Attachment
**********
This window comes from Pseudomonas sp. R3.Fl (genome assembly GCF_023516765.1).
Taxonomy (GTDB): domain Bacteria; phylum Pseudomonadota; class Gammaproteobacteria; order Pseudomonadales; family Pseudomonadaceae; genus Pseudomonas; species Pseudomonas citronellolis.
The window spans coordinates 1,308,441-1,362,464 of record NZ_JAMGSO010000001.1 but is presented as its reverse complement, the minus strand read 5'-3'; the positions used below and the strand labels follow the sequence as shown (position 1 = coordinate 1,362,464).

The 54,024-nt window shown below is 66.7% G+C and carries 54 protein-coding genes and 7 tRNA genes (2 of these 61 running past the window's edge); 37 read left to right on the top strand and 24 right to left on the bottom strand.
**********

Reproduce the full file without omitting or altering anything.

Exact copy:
This window comes from Pseudomonas sp. R3.Fl (genome assembly GCF_023516765.1).
Taxonomy (GTDB): domain Bacteria; phylum Pseudomonadota; class Gammaproteobacteria; order Pseudomonadales; family Pseudomonadaceae; genus Pseudomonas; species Pseudomonas citronellolis.
The window spans coordinates 1,308,441-1,362,464 of record NZ_JAMGSO010000001.1 but is presented as its reverse complement, the minus strand read 5'-3'; the positions used below and the strand labels follow the sequence as shown (position 1 = coordinate 1,362,464).

The 54,024-nt window shown below is 66.7% G+C and carries 54 protein-coding genes and 7 tRNA genes (2 of these 61 running past the window's edge); 37 read left to right on the top strand and 24 right to left on the bottom strand.